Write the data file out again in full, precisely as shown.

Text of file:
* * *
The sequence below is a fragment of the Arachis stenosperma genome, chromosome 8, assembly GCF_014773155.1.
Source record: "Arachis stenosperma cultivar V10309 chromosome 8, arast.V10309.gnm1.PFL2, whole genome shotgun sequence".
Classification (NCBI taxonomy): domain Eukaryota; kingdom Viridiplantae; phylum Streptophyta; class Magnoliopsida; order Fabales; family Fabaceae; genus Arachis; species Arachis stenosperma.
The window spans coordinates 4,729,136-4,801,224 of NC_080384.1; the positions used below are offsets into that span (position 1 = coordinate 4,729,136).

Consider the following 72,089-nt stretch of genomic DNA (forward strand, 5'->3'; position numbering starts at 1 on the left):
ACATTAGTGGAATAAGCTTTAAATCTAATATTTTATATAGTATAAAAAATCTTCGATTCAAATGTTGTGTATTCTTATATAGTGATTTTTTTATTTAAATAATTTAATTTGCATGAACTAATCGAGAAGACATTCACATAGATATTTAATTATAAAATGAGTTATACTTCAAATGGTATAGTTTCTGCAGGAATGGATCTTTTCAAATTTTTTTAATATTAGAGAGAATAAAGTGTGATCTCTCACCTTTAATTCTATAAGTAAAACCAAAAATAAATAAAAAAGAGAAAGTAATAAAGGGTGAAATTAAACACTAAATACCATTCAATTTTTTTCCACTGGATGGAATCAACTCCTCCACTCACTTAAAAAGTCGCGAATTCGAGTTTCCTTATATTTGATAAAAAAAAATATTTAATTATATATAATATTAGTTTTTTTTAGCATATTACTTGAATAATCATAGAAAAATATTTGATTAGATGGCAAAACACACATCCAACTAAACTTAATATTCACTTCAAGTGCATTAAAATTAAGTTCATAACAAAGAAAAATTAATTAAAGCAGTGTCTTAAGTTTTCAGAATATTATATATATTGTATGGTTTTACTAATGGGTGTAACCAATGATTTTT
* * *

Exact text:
The sequence below is a fragment of the Arachis stenosperma genome, chromosome 8, assembly GCF_014773155.1.
Source record: "Arachis stenosperma cultivar V10309 chromosome 8, arast.V10309.gnm1.PFL2, whole genome shotgun sequence".
Classification (NCBI taxonomy): domain Eukaryota; kingdom Viridiplantae; phylum Streptophyta; class Magnoliopsida; order Fabales; family Fabaceae; genus Arachis; species Arachis stenosperma.
The window spans coordinates 4,729,136-4,801,224 of NC_080384.1; the positions used below are offsets into that span (position 1 = coordinate 4,729,136).

Consider the following 72,089-nt stretch of genomic DNA (forward strand, 5'->3'; position numbering starts at 1 on the left):
ACATTAGTGGAATAAGCTTTAAATCTAATATTTTATATAGTATAAAAAATCTTCGATTCAAATGTTGTGTATTCTTATATAGTGATTTTTTTATTTAAATAATTTAATTTGCATGAACTAATCGAGAAGACATTCACATAGATATTTAATTATAAAATGAGTTATACTTCAAATGGTATAGTTTCTGCAGGAATGGATCTTTTCAAATTTTTTTAATATTAGAGAGAATAAAGTGTGATCTCTCACCTTTAATTCTATAAGTAAAACCAAAAATAAATAAAAAAGAGAAAGTAATAAAGGGTGAAATTAAACACTAAATACCATTCAATTTTTTTCCACTGGATGGAATCAACTCCTCCACTCACTTAAAAAGTCGCGAATTCGAGTTTCCTTATATTTGATAAAAAAAAATATTTAATTATATATAATATTAGTTTTTTTTAGCATATTACTTGAATAATCATAGAAAAATATTTGATTAGATGGCAAAACACACATCCAACTAAACTTAATATTCACTTCAAGTGCATTAAAATTAAGTTCATAACAAAGAAAAATTAATTAAAGCAGTGTCTTAAGTTTTCAGAATATTATATATATTGTATGGTTTTACTAATGGGTGTAACCAATGATTTTT